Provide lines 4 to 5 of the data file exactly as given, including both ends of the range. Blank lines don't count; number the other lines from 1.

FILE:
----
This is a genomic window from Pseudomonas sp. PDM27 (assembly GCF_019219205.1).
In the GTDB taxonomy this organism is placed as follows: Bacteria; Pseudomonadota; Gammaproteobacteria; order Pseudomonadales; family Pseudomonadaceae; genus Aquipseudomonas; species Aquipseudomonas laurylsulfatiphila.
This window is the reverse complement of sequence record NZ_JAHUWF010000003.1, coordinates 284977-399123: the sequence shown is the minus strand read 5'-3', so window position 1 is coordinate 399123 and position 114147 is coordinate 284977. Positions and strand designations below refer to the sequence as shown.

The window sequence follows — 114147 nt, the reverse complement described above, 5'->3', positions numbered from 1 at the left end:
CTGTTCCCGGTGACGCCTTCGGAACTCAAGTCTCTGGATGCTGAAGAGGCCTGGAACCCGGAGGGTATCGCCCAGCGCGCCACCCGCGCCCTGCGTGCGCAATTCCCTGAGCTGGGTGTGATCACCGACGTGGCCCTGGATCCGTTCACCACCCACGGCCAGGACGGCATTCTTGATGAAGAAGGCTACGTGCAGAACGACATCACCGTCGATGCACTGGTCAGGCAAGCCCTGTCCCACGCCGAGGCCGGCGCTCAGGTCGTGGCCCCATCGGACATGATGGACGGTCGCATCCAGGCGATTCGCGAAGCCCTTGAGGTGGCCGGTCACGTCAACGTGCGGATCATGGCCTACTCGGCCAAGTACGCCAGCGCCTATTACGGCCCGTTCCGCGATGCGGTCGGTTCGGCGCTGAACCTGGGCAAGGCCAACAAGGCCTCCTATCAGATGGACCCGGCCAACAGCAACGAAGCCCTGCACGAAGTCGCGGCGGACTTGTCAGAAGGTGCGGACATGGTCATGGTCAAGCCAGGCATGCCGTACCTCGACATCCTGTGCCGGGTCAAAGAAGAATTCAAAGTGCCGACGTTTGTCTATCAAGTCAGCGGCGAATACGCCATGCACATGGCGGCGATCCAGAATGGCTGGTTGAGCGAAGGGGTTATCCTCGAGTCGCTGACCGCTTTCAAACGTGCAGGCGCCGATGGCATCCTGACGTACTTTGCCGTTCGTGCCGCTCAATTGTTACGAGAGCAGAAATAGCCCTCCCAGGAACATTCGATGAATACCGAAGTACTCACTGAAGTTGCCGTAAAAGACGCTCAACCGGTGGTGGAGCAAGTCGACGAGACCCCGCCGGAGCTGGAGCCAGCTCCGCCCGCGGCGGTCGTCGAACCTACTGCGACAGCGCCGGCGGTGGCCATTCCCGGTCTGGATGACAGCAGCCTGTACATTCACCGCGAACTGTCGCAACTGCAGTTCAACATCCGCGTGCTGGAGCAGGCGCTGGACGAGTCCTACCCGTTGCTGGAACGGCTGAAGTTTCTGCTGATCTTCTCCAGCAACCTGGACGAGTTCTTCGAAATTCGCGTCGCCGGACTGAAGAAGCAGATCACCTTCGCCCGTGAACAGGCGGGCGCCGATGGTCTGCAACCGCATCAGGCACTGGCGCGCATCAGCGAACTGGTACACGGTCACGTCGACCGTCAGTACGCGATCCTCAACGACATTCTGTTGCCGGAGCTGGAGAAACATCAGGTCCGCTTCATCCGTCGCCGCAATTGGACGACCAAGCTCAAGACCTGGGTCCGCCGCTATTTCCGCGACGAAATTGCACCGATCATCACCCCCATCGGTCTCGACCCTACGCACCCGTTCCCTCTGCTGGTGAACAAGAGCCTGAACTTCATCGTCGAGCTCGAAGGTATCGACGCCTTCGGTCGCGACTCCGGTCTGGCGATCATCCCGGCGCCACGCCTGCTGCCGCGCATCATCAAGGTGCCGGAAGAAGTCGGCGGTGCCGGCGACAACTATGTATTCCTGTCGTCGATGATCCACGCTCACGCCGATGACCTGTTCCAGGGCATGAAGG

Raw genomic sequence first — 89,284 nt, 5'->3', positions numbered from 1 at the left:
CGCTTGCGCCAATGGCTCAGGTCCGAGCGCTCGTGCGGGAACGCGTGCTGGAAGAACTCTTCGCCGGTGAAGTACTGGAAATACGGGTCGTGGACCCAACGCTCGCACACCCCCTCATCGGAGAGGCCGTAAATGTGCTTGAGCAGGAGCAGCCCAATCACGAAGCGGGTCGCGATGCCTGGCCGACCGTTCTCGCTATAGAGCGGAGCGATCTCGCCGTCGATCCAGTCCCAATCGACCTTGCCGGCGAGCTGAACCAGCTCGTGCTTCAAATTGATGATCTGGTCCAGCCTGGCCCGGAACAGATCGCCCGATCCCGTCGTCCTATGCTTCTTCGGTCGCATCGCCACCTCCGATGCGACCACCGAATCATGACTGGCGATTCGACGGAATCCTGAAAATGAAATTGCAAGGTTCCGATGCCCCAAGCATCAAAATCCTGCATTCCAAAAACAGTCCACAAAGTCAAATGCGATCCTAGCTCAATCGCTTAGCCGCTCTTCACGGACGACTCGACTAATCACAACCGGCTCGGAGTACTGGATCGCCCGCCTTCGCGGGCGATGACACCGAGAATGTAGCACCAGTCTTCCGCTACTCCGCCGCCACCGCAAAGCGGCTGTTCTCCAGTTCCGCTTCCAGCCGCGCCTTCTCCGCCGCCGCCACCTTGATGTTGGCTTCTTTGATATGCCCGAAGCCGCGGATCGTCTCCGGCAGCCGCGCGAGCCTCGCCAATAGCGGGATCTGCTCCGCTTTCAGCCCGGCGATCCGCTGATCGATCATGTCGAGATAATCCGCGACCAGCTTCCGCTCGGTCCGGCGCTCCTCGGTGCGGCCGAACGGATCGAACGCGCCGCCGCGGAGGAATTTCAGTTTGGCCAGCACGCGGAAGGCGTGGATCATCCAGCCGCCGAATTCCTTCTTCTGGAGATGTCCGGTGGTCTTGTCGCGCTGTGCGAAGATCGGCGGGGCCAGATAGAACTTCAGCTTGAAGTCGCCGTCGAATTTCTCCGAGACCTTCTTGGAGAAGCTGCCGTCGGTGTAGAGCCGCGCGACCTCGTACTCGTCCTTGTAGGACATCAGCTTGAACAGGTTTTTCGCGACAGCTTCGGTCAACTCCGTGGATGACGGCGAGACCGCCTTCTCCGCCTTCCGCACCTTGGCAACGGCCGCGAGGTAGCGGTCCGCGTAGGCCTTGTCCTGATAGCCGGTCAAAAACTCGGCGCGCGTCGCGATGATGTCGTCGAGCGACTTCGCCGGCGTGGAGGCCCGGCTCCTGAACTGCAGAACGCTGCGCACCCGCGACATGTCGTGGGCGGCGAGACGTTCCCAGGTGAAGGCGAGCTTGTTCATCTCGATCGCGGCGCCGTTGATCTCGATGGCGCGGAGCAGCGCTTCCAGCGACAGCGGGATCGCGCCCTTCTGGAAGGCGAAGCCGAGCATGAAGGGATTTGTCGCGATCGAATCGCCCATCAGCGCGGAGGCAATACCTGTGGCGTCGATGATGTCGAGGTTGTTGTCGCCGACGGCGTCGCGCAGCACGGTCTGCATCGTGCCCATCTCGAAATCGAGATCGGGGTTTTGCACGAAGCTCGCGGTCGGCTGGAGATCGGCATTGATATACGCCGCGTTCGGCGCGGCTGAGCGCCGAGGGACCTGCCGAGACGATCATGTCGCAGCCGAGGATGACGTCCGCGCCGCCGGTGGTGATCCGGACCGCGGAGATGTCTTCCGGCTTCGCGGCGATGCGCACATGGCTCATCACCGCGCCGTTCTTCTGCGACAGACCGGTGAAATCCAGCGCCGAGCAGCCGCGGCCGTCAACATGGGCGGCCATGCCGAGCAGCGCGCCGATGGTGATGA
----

The window sequence follows — 114147 nt, the reverse complement described above, 5'->3', positions numbered from 1 at the left end:
CTGTTCCCGGTGACGCCTTCGGAACTCAAGTCTCTGGATGCTGAAGAGGCCTGGAACCCGGAGGGTATCGCCCAGCGCGCCACCCGCGCCCTGCGTGCGCAATTCCCTGAGCTGGGTGTGATCACCGACGTGGCCCTGGATCCGTTCACCACCCACGGCCAGGACGGCATTCTTGATGAAGAAGGCTACGTGCAGAACGACATCACCGTCGATGCACTGGTCAGGCAAGCCCTGTCCCACGCCGAGGCCGGCGCTCAGGTCGTGGCCCCATCGGACATGATGGACGGTCGCATCCAGGCGATTCGCGAAGCCCTTGAGGTGGCCGGTCACGTCAACGTGCGGATCATGGCCTACTCGGCCAAGTACGCCAGCGCCTATTACGGCCCGTTCCGCGATGCGGTCGGTTCGGCGCTGAACCTGGGCAAGGCCAACAAGGCCTCCTATCAGATGGACCCGGCCAACAGCAACGAAGCCCTGCACGAAGTCGCGGCGGACTTGTCAGAAGGTGCGGACATGGTCATGGTCAAGCCAGGCATGCCGTACCTCGACATCCTGTGCCGGGTCAAAGAAGAATTCAAAGTGCCGACGTTTGTCTATCAAGTCAGCGGCGAATACGCCATGCACATGGCGGCGATCCAGAATGGCTGGTTGAGCGAAGGGGTTATCCTCGAGTCGCTGACCGCTTTCAAACGTGCAGGCGCCGATGGCATCCTGACGTACTTTGCCGTTCGTGCCGCTCAATTGTTACGAGAGCAGAAATAGCCCTCCCAGGAACATTCGATGAATACCGAAGTACTCACTGAAGTTGCCGTAAAAGACGCTCAACCGGTGGTGGAGCAAGTCGACGAGACCCCGCCGGAGCTGGAGCCAGCTCCGCCCGCGGCGGTCGTCGAACCTACTGCGACAGCGCCGGCGGTGGCCATTCCCGGTCTGGATGACAGCAGCCTGTACATTCACCGCGAACTGTCGCAACTGCAGTTCAACATCCGCGTGCTGGAGCAGGCGCTGGACGAGTCCTACCCGTTGCTGGAACGGCTGAAGTTTCTGCTGATCTTCTCCAGCAACCTGGACGAGTTCTTCGAAATTCGCGTCGCCGGACTGAAGAAGCAGATCACCTTCGCCCGTGAACAGGCGGGCGCCGATGGTCTGCAACCGCATCAGGCACTGGCGCGCATCAGCGAACTGGTACACGGTCACGTCGACCGTCAGTACGCGATCCTCAACGACATTCTGTTGCCGGAGCTGGAGAAACATCAGGTCCGCTTCATCCGTCGCCGCAATTGGACGACCAAGCTCAAGACCTGGGTCCGCCGCTATTTCCGCGACGAAATTGCACCGATCATCACCCCCATCGGTCTCGACCCTACGCACCCGTTCCCTCTGCTGGTGAACAAGAGCCTGAACTTCATCGTCGAGCTCGAAGGTATCGACGCCTTCGGTCGCGACTCCGGTCTGGCGATCATCCCGGCGCCACGCCTGCTGCCGCGCATCATCAAGGTGCCGGAAGAAGTCGGCGGTGCCGGCGACAACTATGTATTCCTGTCGTCGATGATCCACGCTCACGCCGATGACCTGTTCCAGGGCATGAAGG